Private equity interest in luxury brands
It may seem anomalous when consumer spending remains generally depressed, courtesy of macro-economic conditions, that the luxury goods market has remained comparatively resilient. There have, of course, been victims (think Jaeger and Acquascutum), but the sector continues to attract investment, in particular from private equity.
For a start, well managed luxury brands often achieve higher valuation multiples than regular consumer goods companies, given their propensity for greater customer loyalty, so each pound of earnings growth potentially converts into more value for investors when it comes to exit. And with less leverage generally available, the private equity community is having to work its assets harder than ever to create that value.
Those companies with luxury brand appeal can be ripe with value creation prospects. Periods of private (often family) ownership may have constrained exploitation of the key growth opportunities, including those arising from globalisation and digitalisation of sales strategies. Private equity can provide not only the investment needed to take a company from one stage to the next, but also the necessary expertise in overseas expansion and implementation of new routes to market…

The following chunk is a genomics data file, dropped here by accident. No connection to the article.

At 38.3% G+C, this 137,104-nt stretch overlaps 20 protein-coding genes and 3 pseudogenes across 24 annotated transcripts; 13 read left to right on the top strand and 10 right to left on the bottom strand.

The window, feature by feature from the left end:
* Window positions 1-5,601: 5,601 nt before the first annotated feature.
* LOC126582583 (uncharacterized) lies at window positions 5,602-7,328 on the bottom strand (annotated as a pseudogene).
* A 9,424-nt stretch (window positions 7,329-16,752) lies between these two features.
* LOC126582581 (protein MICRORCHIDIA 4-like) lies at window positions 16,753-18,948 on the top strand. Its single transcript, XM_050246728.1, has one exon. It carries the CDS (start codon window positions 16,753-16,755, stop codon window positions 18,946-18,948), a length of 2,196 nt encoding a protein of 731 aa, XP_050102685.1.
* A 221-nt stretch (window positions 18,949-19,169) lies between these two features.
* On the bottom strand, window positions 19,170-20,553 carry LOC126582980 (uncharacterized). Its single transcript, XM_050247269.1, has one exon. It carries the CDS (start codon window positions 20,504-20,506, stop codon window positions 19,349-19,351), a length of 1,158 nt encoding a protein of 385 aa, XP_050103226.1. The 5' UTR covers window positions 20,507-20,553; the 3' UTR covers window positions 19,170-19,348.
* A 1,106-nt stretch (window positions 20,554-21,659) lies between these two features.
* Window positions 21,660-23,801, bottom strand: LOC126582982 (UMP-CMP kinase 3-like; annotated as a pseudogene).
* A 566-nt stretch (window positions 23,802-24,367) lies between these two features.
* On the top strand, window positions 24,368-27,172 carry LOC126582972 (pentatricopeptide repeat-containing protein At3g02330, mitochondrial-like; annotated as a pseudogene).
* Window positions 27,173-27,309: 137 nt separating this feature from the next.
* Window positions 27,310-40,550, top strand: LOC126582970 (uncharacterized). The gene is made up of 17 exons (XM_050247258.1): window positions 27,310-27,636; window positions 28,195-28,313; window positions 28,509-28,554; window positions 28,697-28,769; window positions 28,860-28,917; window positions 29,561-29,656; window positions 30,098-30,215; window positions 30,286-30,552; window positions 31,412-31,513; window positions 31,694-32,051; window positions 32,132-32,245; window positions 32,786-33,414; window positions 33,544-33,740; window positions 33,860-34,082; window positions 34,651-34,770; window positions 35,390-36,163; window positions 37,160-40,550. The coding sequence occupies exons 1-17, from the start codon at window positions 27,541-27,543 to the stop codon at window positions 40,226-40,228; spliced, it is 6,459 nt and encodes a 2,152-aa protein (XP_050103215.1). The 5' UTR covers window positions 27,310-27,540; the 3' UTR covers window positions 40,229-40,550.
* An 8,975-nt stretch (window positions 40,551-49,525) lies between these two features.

If you are registered and logged in to the site, click on the link below to read the rest of the Taylor Wessing briefing. If not, please register or sign in with your details below.
News from Taylor Wessing
News from The Lawyer
Briefings from Taylor Wessing
When considering whether a sign ‘consists exclusively of the shape of goods that is necessary to obtain a technical result’, the court is not confined to looking at the sign as filed.
Iceland Foods applied to register in the UK the trademark ICELAND (both figurative and word marks) for fish, meat, game and poultry.
Analysis from The Lawyer
The city-state is working hard to become a global wealth management hub, and law firms are gearing up for a prosperous new world
Financial disputes are starting to dominate the English courts as the long-awaited fallout from the downturn finally comes to town